The bread was crisp on top and all around the sides, but surprisingly moist and chewy on the inside. Oh, and what flavour as well! I can only imagine how much more flavourful this would have been with the lard and candied peel. But for now, I’ll take what I have with utter pleasure! Feel free to omit the water bath, if you think that’s too much of a hassle.
I have to say that this is a really easy bread to make, once I knew how to adapt the recipe to work with instant yeast. Now you can easily make no-fail bara brith too. Just remember, bara brith is a subtly sweet tea bread, best enjoyed with slabs of slightly salted butter or cheese, as suggested by Bryn (wink!). Enjoy!
Welsh "Speckled" Bread (Bara Brith)
- 450 g plain flour plus extra, for dusting
- 60 g butter or lard
- 60 g soft light brown sugar
- 1 1/2 tsp instant yeast
- 175 g raisins or currants
- 225 ml lukewarm water
- 30 g candied peel finely sliced (optional)
- Line the base and sides of the loaf tin with greaseproof paper.
- In a large mixing bowl, rub the lard or butter into the flour with your fingertips until the mixture resembles breadcrumbs. Then stir in the instant yeast, the brown sugar, the raisins or currants, and the candied peel (optional) till well combined.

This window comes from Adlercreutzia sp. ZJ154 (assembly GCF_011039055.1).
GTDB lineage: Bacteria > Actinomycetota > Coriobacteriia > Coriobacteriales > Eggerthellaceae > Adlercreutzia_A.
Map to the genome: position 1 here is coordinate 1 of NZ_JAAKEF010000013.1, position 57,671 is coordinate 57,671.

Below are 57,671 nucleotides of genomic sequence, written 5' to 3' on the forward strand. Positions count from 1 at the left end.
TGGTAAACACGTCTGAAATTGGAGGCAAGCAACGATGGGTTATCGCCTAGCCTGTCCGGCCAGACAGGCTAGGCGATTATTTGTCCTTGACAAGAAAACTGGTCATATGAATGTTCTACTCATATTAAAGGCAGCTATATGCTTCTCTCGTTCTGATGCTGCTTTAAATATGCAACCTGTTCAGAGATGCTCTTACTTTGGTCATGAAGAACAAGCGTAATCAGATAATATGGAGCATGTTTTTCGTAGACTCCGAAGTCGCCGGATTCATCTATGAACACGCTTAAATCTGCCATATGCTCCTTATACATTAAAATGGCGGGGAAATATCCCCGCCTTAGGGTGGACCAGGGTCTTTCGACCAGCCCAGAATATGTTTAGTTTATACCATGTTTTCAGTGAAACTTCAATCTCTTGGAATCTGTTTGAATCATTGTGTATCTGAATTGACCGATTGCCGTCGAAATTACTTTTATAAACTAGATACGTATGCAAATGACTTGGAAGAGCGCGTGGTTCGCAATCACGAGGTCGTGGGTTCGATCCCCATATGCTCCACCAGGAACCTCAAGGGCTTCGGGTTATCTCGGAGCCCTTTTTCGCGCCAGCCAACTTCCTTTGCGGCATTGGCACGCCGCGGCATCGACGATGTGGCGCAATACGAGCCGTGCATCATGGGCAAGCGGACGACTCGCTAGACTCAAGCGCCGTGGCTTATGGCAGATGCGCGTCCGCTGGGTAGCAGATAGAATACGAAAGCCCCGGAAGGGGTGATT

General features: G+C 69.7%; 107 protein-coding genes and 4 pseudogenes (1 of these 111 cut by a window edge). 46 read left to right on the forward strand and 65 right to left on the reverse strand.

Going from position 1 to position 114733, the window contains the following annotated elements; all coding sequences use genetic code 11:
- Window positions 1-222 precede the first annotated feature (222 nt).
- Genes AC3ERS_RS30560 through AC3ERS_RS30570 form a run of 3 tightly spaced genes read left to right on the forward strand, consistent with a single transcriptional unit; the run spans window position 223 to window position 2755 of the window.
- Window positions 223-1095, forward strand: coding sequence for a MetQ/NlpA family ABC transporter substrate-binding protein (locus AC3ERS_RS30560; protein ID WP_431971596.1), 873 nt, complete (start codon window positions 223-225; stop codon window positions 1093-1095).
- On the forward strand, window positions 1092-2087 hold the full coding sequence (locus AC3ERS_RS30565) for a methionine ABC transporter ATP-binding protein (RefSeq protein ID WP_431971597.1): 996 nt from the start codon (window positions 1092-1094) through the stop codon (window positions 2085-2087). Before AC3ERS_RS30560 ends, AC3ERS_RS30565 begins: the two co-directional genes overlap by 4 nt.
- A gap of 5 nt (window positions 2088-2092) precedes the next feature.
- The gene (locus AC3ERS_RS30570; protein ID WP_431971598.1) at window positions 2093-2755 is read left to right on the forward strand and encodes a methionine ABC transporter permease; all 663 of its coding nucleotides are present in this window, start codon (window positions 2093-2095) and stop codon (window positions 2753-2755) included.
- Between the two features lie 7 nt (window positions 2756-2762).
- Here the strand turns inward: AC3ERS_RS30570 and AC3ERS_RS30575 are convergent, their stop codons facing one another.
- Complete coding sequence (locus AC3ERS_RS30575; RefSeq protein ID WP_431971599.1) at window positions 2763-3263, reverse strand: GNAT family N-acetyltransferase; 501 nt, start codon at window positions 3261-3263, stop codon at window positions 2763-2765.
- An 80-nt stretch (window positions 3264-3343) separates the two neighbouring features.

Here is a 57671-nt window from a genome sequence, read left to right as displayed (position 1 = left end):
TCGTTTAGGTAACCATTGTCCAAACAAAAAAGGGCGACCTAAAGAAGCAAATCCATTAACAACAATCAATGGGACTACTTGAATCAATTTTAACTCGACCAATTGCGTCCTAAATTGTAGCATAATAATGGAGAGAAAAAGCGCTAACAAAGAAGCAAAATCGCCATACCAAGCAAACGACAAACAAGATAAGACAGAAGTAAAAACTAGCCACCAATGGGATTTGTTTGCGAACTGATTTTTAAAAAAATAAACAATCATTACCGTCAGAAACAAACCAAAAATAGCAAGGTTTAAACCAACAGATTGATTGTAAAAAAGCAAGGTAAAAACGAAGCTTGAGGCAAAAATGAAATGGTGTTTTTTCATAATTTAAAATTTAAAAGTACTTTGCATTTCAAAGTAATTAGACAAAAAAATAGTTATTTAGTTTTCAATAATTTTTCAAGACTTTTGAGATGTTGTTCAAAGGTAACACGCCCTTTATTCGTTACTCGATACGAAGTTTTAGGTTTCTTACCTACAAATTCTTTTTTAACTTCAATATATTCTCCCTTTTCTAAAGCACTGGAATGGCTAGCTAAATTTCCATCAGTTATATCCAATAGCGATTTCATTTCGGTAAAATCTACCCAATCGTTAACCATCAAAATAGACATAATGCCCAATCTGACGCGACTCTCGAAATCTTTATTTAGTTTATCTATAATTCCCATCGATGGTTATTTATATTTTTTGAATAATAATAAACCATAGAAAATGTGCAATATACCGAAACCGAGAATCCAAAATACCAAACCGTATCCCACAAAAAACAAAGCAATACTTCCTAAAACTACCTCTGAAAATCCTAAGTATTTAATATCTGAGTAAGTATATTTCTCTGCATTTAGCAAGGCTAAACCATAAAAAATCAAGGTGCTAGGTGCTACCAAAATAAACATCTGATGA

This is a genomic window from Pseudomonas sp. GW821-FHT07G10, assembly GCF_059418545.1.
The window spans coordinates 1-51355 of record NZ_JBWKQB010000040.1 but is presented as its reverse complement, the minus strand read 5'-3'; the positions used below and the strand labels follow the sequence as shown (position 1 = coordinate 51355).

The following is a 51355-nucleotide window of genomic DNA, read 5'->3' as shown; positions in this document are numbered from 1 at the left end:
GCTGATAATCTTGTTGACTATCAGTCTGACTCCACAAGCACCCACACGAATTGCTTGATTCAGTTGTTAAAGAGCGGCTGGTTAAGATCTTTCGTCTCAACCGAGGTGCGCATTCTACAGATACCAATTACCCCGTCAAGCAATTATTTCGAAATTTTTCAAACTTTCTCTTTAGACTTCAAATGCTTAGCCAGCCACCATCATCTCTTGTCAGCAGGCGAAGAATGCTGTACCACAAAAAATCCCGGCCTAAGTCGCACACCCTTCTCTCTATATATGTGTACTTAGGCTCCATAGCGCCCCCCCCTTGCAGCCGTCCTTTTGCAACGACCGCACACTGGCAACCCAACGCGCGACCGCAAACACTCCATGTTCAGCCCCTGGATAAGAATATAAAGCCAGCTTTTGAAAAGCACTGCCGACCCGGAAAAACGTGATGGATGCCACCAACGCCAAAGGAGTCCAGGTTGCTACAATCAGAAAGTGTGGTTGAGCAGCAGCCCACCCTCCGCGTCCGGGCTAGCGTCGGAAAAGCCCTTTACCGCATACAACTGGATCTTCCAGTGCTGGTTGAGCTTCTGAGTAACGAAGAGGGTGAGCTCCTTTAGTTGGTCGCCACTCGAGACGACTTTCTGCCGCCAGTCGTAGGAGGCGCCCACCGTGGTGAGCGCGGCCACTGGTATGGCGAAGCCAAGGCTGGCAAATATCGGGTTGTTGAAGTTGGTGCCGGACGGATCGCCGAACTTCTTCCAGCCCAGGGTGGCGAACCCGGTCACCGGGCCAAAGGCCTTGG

- Make a well in the centre and pour in the lukewarm water. Mix well until the dough comes together. Turn the dough out onto a lightly floured surface and knead for a good 5 minutes, or until the dough is smooth and springs back when lightly pressed with your finger.
- Work the bara brith into a long sausage shape that fits the length of the loaf pan. Place it in the lined tin, cover with a tea towel and leave in a warm place until doubled in size, about an hour to an hour and a half.
- Place your oven rack in the lowest part of the oven. Pre-heat to 180 deg C (350 deg F).
- Bake the loaf for 40 minutes, or until golden all over. Turn out onto a wire rack and cool. Slice as desired. Best eaten immediately or when warm.